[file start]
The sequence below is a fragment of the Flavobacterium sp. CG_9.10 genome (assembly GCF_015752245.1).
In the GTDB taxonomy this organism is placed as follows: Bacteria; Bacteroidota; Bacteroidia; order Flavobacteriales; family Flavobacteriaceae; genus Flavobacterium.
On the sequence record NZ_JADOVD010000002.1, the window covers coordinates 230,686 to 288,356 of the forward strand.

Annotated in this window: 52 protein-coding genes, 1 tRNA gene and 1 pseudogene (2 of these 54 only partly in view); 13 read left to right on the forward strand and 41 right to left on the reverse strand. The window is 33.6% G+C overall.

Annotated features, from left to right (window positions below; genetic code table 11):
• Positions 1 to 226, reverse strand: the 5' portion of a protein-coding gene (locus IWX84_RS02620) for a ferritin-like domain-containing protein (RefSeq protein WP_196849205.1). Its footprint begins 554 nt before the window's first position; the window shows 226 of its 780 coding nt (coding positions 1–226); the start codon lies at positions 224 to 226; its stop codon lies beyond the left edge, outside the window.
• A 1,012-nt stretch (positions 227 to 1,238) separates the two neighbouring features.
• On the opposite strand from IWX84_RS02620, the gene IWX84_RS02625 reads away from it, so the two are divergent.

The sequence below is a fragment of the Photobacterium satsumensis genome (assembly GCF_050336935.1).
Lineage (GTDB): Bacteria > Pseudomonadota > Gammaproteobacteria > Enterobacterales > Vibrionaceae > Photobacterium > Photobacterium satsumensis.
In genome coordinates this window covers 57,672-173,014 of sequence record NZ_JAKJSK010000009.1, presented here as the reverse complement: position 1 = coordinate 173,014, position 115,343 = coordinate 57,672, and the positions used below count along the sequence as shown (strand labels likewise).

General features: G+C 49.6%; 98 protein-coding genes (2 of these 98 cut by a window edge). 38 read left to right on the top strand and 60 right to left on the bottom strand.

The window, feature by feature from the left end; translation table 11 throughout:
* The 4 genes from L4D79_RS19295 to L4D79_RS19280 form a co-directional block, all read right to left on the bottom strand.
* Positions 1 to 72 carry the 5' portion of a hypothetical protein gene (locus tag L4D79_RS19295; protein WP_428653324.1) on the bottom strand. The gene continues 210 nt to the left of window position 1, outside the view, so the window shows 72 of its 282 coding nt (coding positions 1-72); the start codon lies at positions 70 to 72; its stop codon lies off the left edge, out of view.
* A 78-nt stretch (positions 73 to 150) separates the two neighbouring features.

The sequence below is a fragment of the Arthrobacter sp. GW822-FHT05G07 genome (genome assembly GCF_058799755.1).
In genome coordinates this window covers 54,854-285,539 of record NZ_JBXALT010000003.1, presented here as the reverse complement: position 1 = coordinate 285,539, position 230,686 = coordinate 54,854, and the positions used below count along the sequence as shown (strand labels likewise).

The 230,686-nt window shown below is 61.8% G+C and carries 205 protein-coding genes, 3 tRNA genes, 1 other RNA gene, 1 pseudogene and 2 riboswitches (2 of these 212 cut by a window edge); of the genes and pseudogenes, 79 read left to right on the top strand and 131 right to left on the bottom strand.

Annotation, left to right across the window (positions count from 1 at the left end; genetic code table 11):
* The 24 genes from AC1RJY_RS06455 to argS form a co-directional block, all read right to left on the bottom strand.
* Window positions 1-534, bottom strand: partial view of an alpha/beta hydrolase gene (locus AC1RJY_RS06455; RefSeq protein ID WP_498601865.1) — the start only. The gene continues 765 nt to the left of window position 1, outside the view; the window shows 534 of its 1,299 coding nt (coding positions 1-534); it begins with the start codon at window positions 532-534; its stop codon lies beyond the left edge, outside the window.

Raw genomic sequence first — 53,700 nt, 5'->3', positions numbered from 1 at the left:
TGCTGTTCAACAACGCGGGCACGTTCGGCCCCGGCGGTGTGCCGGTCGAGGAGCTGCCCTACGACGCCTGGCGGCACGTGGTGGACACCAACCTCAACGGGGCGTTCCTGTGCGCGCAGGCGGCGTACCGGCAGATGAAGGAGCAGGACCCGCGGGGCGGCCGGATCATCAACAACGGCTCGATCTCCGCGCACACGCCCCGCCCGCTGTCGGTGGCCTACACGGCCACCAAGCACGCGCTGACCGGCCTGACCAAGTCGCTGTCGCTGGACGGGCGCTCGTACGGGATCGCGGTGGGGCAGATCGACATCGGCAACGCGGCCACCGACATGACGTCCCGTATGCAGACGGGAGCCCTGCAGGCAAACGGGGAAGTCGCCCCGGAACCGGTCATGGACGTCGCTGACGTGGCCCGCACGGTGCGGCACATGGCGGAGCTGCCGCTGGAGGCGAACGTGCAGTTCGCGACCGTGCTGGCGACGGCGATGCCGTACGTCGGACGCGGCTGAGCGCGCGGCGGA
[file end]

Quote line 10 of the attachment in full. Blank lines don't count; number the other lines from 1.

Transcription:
Lineage (GTDB): Bacteria > Pseudomonadota > Gammaproteobacteria > Enterobacterales > Vibrionaceae > Photobacterium > Photobacterium satsumensis.